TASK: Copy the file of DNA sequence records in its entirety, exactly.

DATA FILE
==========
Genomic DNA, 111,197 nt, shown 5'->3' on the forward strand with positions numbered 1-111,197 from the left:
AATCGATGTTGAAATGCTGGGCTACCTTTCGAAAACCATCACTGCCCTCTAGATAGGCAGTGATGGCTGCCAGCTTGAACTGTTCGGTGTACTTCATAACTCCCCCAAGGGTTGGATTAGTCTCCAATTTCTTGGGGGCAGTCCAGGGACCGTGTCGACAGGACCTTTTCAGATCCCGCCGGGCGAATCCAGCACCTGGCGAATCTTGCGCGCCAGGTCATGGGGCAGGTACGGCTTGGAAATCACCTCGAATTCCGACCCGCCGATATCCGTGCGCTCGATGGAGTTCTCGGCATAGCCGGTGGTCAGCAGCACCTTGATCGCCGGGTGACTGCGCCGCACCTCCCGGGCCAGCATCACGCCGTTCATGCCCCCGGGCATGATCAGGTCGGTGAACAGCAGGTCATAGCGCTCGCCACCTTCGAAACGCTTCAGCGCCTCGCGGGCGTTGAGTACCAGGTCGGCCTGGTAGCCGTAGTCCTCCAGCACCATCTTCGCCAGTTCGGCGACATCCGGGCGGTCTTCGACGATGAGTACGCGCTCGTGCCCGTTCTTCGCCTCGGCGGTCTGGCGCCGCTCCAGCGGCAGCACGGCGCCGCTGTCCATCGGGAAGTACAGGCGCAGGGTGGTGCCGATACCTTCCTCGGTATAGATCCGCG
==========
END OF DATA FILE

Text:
Genomic DNA, 111,197 nt, shown 5'->3' on the forward strand with positions numbered 1-111,197 from the left:
AATCGATGTTGAAATGCTGGGCTACCTTTCGAAAACCATCACTGCCCTCTAGATAGGCAGTGATGGCTGCCAGCTTGAACTGTTCGGTGTACTTCATAACTCCCCCAAGGGTTGGATTAGTCTCCAATTTCTTGGGGGCAGTCCAGGGACCGTGTCGACAGGACCTTTTCAGATCCCGCCGGGCGAATCCAGCACCTGGCGAATCTTGCGCGCCAGGTCATGGGGCAGGTACGGCTTGGAAATCACCTCGAATTCCGACCCGCCGATATCCGTGCGCTCGATGGAGTTCTCGGCATAGCCGGTGGTCAGCAGCACCTTGATCGCCGGGTGACTGCGCCGCACCTCCCGGGCCAGCATCACGCCGTTCATGCCCCCGGGCATGATCAGGTCGGTGAACAGCAGGTCATAGCGCTCGCCACCTTCGAAACGCTTCAGCGCCTCGCGGGCGTTGAGTACCAGGTCGGCCTGGTAGCCGTAGTCCTCCAGCACCATCTTCGCCAGTTCGGCGACATCCGGGCGGTCTTCGACGATGAGTACGCGCTCGTGCCCGTTCTTCGCCTCGGCGGTCTGGCGCCGCTCCAGCGGCAGCACGGCGCCGCTGTCCATCGGGAAGTACAGGCGCAGGGTGGTGCCGATACCTTCCTCGGTATAGATCCGCG